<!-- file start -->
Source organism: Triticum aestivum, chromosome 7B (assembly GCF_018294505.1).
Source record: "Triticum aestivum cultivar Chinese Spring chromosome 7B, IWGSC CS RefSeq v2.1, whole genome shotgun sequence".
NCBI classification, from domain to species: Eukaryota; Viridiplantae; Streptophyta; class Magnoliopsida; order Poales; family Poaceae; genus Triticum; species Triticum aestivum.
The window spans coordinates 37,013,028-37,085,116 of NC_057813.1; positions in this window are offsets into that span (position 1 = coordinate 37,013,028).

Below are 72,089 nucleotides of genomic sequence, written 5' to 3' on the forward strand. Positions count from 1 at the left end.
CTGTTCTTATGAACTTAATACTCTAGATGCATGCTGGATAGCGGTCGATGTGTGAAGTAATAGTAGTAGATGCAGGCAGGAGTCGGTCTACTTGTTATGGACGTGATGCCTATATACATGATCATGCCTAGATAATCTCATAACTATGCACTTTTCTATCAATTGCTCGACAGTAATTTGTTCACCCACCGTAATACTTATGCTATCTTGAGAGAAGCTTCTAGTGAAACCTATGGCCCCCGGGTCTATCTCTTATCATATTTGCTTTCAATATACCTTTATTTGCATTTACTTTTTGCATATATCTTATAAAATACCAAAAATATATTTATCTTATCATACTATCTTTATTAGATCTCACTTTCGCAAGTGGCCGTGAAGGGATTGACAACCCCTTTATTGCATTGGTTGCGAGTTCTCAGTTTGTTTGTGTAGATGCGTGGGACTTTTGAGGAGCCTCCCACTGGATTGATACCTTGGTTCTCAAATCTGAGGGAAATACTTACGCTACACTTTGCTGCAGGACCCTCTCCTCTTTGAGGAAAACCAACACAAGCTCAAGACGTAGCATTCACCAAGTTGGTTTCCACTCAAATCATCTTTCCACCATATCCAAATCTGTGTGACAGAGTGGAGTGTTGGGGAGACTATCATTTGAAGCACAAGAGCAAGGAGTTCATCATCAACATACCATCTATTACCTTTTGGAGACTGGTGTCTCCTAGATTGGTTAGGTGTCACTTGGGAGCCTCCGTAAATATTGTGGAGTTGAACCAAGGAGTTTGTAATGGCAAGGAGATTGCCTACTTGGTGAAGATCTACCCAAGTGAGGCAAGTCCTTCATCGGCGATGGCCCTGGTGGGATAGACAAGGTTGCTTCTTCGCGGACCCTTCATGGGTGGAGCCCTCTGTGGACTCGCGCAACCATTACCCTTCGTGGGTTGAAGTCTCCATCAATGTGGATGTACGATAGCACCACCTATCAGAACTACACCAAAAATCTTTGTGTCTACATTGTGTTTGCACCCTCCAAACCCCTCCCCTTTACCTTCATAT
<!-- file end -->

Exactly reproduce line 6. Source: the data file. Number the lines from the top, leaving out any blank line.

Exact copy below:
CTGTTCTTATGAACTTAATACTCTAGATGCATGCTGGATAGCGGTCGATGTGTGAAGTAATAGTAGTAGATGCAGGCAGGAGTCGGTCTACTTGTTATGGACGTGATGCCTATATACATGATCATGCCTAGATAATCTCATAACTATGCACTTTTCTATCAATTGCTCGACAGTAATTTGTTCACCCACCGTAATACTTATGCTATCTTGAGAGAAGCTTCTAGTGAAACCTATGGCCCCCGGGTCTATCTCTTATCATATTTGCTTTCAATATACCTTTATTTGCATTTACTTTTTGCATATATCTTATAAAATACCAAAAATATATTTATCTTATCATACTATCTTTATTAGATCTCACTTTCGCAAGTGGCCGTGAAGGGATTGACAACCCCTTTATTGCATTGGTTGCGAGTTCTCAGTTTGTTTGTGTAGATGCGTGGGACTTTTGAGGAGCCTCCCACTGGATTGATACCTTGGTTCTCAAATCTGAGGGAAATACTTACGCTACACTTTGCTGCAGGACCCTCTCCTCTTTGAGGAAAACCAACACAAGCTCAAGACGTAGCATTCACCAAGTTGGTTTCCACTCAAATCATCTTTCCACCATATCCAAATCTGTGTGACAGAGTGGAGTGTTGGGGAGACTATCATTTGAAGCACAAGAGCAAGGAGTTCATCATCAACATACCATCTATTACCTTTTGGAGACTGGTGTCTCCTAGATTGGTTAGGTGTCACTTGGGAGCCTCCGTAAATATTGTGGAGTTGAACCAAGGAGTTTGTAATGGCAAGGAGATTGCCTACTTGGTGAAGATCTACCCAAGTGAGGCAAGTCCTTCATCGGCGATGGCCCTGGTGGGATAGACAAGGTTGCTTCTTCGCGGACCCTTCATGGGTGGAGCCCTCTGTGGACTCGCGCAACCATTACCCTTCGTGGGTTGAAGTCTCCATCAATGTGGATGTACGATAGCACCACCTATCAGAACTACACCAAAAATCTTTGTGTCTACATTGTGTTTGCACCCTCCAAACCCCTCCCCTTTACCTTCATAT